Volume 47 Number 19
                    Produced: Wed Mar  9 22:54:28 EST 2005

Subjects Discussed In This Issue: 

Brief recapitulation of Purim
         [Sammy Finkelman]
Purim in Yerushalayim
         [Yehonatan Chipman]
Purim on Friday
         [Martin Stern]
Purim procedures this year in Jerusalem (2)
         [Akiva Miller, Joshua Hosseinof]
Purim Seudah
         [Nathan Lamm]
Purim seudah on Friday afternoon--another reason
         [Baruch J. Schwartz]
Separate Seating at Megilla Reading
         [Orrin Tilevitz]
Zaycher vs Zecher
         [Eitan Fiorino]


From: Sammy Finkelman <sammy.finkelman@...>
Date: Sun, 07 Mar 05 21:23:00 -0400
Subject: Brief recapitulation of Purim

Someone I know in shul asked me if he could have a small description of
Purim - bigger than the brief description on a small calendar. It cpould
print put to maybe 3 4 or 5 pages. My thought was that something like
this could be found on the Internet. Does anyone know of anythimng good?


From: Yehonatan Chipman <yonarand@...>
Date: Mon, 07 Mar 2005 10:43:20 +0200
Subject: Re:  Purim in Yerushalayim

J. Kaufman wrote:

<<I hope IY"H to be in Yerushalayim for Purim with a return flight to
the US on Motzaei Shabbos.  The way I understand Purim Meshulash in
Yerushalayim is the following; Megillah is on Thursday night and Friday
like the rest of the Country. Meshloach Manos and Matanos Leevyonim is
either on Friday or Sunday. (Different Opinions) Seudas Purim can be
done on Shabbos if you add something special to the meal, but preferably
done on Sunday.>>

I see that Shmuel Himelstein already answered this question by citing
the information from "Luah Tuketchinsky," but let me elaborate:

The megillah is brought forward to Friday (and Thursday night), because
it cannot be carried in the street on Shabbat, and there is a verse in
the megillah that says "lo yaavor," that the dates fur Purim, at least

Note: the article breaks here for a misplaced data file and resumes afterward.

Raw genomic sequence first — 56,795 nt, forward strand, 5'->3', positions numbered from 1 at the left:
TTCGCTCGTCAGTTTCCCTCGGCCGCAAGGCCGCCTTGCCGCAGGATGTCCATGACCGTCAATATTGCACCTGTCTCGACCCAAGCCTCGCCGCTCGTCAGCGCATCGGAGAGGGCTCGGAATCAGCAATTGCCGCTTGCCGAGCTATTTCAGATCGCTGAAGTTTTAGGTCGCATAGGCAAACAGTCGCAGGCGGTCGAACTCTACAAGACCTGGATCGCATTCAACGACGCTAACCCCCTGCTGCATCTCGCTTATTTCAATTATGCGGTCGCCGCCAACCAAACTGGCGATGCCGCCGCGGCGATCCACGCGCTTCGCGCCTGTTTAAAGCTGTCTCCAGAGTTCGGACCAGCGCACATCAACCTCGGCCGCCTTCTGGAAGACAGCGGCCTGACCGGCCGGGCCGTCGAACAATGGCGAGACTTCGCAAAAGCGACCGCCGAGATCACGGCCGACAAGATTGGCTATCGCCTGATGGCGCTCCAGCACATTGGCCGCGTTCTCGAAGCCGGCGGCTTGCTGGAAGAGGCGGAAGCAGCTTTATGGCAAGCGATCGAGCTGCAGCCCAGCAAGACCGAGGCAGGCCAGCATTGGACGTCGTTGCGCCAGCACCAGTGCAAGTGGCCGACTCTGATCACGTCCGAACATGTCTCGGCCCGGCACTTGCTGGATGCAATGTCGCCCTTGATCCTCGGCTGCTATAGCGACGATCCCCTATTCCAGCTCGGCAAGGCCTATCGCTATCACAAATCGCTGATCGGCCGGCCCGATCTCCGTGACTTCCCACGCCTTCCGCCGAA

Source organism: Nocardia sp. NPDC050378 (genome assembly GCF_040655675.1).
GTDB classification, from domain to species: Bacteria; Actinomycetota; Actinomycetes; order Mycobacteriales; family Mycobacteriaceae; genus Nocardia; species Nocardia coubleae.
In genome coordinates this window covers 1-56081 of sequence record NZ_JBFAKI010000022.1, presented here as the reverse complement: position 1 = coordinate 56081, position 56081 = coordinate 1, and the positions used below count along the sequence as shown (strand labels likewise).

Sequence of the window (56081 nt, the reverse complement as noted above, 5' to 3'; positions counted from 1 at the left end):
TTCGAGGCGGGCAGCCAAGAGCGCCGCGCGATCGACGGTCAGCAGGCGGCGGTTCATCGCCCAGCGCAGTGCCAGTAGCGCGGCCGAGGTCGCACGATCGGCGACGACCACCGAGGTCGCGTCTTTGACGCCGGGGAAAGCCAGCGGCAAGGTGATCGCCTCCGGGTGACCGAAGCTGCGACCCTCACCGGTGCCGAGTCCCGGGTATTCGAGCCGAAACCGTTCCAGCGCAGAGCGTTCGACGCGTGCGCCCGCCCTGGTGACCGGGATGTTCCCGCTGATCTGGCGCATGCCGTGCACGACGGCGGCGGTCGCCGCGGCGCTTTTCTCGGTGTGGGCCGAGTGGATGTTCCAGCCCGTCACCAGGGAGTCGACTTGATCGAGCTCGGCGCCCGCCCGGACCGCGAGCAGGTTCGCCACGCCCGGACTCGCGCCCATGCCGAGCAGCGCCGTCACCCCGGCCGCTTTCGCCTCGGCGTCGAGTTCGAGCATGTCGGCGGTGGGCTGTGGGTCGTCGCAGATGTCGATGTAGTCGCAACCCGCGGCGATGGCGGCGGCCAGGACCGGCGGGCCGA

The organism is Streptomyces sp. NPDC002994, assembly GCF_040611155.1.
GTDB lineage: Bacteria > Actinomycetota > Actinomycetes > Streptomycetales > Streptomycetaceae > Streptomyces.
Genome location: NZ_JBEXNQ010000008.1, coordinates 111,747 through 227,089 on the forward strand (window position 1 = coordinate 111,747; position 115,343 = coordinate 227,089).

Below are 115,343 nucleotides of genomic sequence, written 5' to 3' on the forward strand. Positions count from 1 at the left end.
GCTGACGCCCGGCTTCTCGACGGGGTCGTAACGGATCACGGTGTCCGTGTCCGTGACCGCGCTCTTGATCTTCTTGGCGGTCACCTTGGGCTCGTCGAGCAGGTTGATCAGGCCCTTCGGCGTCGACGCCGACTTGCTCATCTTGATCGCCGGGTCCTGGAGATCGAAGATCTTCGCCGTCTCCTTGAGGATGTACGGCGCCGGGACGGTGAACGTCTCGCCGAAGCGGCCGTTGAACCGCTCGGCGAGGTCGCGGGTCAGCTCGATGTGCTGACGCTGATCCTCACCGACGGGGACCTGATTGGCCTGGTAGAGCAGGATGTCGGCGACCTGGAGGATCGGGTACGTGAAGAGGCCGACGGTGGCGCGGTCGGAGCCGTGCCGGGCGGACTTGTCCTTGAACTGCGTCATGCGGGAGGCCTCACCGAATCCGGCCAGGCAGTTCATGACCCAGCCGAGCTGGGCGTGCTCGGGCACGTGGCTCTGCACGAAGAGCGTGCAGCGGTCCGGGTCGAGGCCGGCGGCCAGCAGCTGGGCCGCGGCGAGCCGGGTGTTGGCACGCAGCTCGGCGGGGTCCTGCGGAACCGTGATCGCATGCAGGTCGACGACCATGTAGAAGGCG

re the megillah, may not be postponed.  This is already stated in the
first mishnah of Megillah. Since "the poor lift up their eyes to the
megillah," i.e., they anxiously anticipate the money gifts distributed
after the megillah reading, Matanot la-evyonim is also on Friday.

Shabbat is the actual date for Purim Shushan, so one says "Al hanissim"
then, and the special Torah reading, ordinarily divided into 3 aliyot on
weekday Purim, is read as Maftir from a second sefer.  There is also a
special haftarah, which is simply a repetition of that for Shabbat
Zakhor (the only case when a haftarah is repeated two consecutive weeks,
although there are several others that are repeated during the course of
the year at divergent times, such as Hanukakh and Behhalatkha, or
Haazinu of some years and 7th of Pesah).  One also talks about the laws
and other Purimdik matters on that Shabbat.

About the seudah: the Beit Yosef at OH 688 already quotes the Yerushalmi
to say that Purim seudah MUST be on a weekday, because the megillah
states taht "simhah umishteh" were instituted by Mordekhai and his Bet
Din, so that in order for one's rejoicing to be a result of that edict,
it may not be on Shabbat, which is a day that has already been set aside
for joy "from Heaven." Also, one doesn't perform mitzvot "in bundles",
so it's improper for Shabbat lunch to double as the Purim seudah.

Since mishlaoh manot is a kind of symbolic way for Jews to paricipate in
one another's seudah, a kind of concrete demonstration of "ahavat
Yisrael," it should be on the same day as the Seudah, although there are
opinions that it can be done on Shabbat.  This might be advisable in
your case, where your neighbors in the US will already be after Purim on
that Sunday.

Why isn't the seudah advanced to Friday?  Because one shouldn't make a
large meal on Erev Shabbat so as not to detract from the pleasure, or
from one's appetite, for the Shabbat evening meal, unles one has no
other alternative: that is, taht one is obligated to have a seudat
mitzvah on that specific date -- e.g., the Pureim seudah for in the rest
of the world on the 14th; when there's a brit milah on the 8th day;
Pidyon haben; etc.  Since that isn't the case for Yerushalmim this yaer,
it is postponed to Sunday.  The halakha is codified thus in Sh. A.,
O.H. 688.6.

There is another halakha you should know: once you have been in
Jerusalem at sunrise on the morning of the 15th of Adar, you are
obligated to perform all the laws of Purim on that basis.  Hence, even
if you leave on Motza'ei Shabbat, you are obligated to have a seudah on
Sunday (daylight hours) wherever you may be in the world: even on the
plane or already back at yor home.  Strange, but that's how it is.
Another halakhah you ought to know is that at that seudah, you dont say
"al hanissim" in its usual place in the second blessing of benching, but
add it in a "Harahaman" at the end, thus: "Harahaman ya'aseh lanu nissim
veniflaot kemo she'asah la'avoteinu bayamin haheim bazman hazeh.